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Dating your spouse

Updated: Aug 24, 2022

I ask my husband John out on our first “group” date. It was eons ago—nearly thirty-two years. A bunch of us were going to see “Back to the Future II.” I was persuaded to ask him to join the group. It was a setup from the beginning.

I ask my husband John out on our first “group” date. It was eons ago—nearly thirty-two years. A bunch of us were going to see “Back to the Future II.” I was persuaded to ask him to join the group. It was a setup from the beginning. John shot me down because his excuse was that he had to work. A legitimate reason I accepted since he wasn’t really on my radar. As I was getting ready that night, he called me to see if I still planned on going because he had said he had taken off work. I guess I was on his radar. I told him I was, and I’d see him there. “Great,” he replied. “How about I come to pick you up instead.” I proceeded to give him my address, but he stopped me mid-sentence, letting me know he knew where I lived. Stalker much!! I agreed he could pick me up, and we have been inseparable since that first night together. Has it been easy? Definitely not! We hit that 11-year pull. But anything worth having is worth working hard to keep.


John and I instituted date night about 12 years into our marriage to keep the sizzle alive. I feel there is this hump a couple has to overcome, and I call it the 11-year pull. It is at this stage in the marriage where things begin to pull the husband and wife away from one another, and they get caught up because items are shiny or the grass is greener on the other side. If couples have been married for 11 years, they find that during that time, several things have occurred. There may be a career that has taken off and long hours at work keep the family from being together. Or children that have been introduced into the marriage are now at a more independent stage, and school activities pull couples to and fro.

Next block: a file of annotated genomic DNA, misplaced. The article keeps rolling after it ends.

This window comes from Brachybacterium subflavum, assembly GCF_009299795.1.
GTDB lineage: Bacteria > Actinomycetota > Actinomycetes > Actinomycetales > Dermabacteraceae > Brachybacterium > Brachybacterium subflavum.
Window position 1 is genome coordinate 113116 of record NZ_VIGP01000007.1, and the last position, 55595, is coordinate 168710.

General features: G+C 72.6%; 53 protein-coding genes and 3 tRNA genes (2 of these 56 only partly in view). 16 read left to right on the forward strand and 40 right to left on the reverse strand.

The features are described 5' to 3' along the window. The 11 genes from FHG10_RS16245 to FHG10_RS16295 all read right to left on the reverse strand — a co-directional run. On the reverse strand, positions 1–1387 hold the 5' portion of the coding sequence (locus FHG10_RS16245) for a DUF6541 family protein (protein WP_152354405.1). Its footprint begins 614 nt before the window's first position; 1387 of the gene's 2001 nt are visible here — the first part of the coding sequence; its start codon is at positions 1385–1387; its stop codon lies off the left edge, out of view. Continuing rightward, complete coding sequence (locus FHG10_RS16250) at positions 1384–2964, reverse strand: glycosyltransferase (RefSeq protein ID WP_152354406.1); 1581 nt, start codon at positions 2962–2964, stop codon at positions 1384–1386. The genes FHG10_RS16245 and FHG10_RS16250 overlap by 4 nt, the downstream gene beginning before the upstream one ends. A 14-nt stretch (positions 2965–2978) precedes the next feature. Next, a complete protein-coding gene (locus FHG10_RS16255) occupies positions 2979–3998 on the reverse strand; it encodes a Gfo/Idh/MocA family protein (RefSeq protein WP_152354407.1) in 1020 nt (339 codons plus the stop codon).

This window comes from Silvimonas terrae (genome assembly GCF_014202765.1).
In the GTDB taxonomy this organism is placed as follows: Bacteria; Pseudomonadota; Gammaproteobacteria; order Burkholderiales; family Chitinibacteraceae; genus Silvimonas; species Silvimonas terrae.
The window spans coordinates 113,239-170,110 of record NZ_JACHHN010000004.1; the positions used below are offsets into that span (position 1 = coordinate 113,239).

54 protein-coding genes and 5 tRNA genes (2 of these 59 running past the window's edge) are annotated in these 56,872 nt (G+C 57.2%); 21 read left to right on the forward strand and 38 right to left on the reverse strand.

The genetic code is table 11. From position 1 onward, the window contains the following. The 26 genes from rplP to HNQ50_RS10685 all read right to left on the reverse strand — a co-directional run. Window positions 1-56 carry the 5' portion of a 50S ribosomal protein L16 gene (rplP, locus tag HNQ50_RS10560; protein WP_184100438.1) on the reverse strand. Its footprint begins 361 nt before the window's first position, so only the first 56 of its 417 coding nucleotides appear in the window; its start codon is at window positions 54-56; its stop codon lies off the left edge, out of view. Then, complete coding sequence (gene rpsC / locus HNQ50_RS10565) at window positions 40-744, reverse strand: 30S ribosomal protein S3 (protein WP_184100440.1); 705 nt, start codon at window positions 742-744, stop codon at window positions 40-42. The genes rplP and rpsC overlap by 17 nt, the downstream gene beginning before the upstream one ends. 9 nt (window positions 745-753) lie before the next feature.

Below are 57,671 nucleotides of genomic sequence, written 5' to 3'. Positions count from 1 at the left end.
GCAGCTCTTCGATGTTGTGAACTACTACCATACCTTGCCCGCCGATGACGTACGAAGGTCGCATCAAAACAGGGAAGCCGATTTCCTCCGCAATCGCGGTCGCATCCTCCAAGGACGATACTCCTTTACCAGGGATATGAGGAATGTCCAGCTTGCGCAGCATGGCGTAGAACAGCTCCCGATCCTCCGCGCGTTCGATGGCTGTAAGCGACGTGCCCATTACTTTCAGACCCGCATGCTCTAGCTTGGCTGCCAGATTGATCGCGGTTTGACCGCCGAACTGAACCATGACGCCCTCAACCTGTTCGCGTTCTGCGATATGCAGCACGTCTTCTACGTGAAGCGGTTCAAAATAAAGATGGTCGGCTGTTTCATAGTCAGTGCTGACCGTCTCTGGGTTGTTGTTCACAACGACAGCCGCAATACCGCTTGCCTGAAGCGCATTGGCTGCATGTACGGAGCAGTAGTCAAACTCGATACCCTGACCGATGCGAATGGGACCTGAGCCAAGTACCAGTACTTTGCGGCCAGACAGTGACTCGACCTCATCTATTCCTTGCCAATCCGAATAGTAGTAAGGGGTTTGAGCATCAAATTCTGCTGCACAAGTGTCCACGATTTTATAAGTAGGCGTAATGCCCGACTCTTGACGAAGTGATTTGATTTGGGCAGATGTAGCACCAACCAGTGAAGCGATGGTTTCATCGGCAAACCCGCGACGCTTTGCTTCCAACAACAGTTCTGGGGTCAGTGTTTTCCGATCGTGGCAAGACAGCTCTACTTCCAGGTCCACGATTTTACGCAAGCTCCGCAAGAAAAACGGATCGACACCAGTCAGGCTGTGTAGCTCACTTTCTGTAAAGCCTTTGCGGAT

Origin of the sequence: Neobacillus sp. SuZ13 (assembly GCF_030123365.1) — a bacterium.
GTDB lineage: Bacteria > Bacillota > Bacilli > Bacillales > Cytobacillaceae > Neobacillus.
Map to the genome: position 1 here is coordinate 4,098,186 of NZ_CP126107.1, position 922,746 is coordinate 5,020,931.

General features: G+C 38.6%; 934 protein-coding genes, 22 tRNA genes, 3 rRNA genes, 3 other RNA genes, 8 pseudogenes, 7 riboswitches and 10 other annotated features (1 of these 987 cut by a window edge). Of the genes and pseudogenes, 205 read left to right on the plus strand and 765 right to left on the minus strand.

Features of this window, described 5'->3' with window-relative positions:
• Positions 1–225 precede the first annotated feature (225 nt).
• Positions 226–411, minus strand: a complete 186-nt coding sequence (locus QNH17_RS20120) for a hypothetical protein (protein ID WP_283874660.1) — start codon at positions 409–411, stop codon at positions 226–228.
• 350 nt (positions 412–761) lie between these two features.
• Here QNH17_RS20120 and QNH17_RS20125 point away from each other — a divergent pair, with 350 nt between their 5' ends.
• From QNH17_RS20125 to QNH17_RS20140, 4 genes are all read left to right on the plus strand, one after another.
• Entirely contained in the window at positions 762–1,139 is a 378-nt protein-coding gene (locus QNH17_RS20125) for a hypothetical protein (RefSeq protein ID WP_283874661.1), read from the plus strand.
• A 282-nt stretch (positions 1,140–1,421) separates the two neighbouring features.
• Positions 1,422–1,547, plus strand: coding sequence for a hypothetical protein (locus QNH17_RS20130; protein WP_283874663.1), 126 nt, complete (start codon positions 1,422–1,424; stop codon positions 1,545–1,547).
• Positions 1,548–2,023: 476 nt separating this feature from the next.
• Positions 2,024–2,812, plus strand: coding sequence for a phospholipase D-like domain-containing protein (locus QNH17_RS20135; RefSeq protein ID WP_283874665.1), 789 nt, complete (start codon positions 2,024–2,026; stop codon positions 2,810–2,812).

But now, they look at one another and feel less connected. Eleven years have been spent maintaining, but that isn’t good enough anymore. So now, all of a sudden, they look up and say, “they’re out of love” or “not connected.” Maybe better yet, they say, “they don’t get each other anymore.” Instead of focusing on each other, couples have spent those 11 years letting life happen. Careers….kids….finances…health issues…the list can go on and on. Living together has been like two ships passing in the night, and they have pulled away.


How do you get that fire back? Or better yet, how do you make sure it never goes away, and you don’t look up and say those words one day?


Date!! Every week it is essential to work on your relationship. As we get older, we grow in all manner of aspects of our lives. But it’s important that, as a couple, you work to grow together. Remember the reasons why you married each other in the first place and fell in love. A date night doesn’t have to be an expensive dinner. I know with the kids, babysitters can be costly. When our kids were small, we found another couple who had kids and were dying to have a date night as well. We would take turns looking after each other’s kids so that it would cut back on babysitting costs. A date could be as simple as:

  • A walk by the lake holding hands, remembering you’re dating years.

  • An easy hike to enjoy the sunset.

  • Take a drive with the windows down and the music loud and sing.

  • Take a bike ride around the park.

  • It can be just a simple night at the movie theater and a quick bite to eat from a drive-through.

  • Pick a street in town and decide you will try a restaurant for the first time.

  • Find a new hobby the two of you can grow passionate about.

  • Spend time together during the day having a date day.



And... should I dare say being frisky in the car... Yes, that’s right. Why do we think that when we get married, all the fun stops? It’s just beginning.


John and I took up dance lessons so we could do something together. It’s something we enjoy doing almost every week.


The point is to break away from the kids and work to regroup and spend time together. Remember to have fun. Marriage is growing together, not apart. Passing each other in the hall as one heads off to work and the other heads to get the kids ready for school does not make a marriage. It’s doomed for failure. Keeping the spark alive means being intentional about the other despite the busyness of the day. Focus on what brought the two of you together in the first place.

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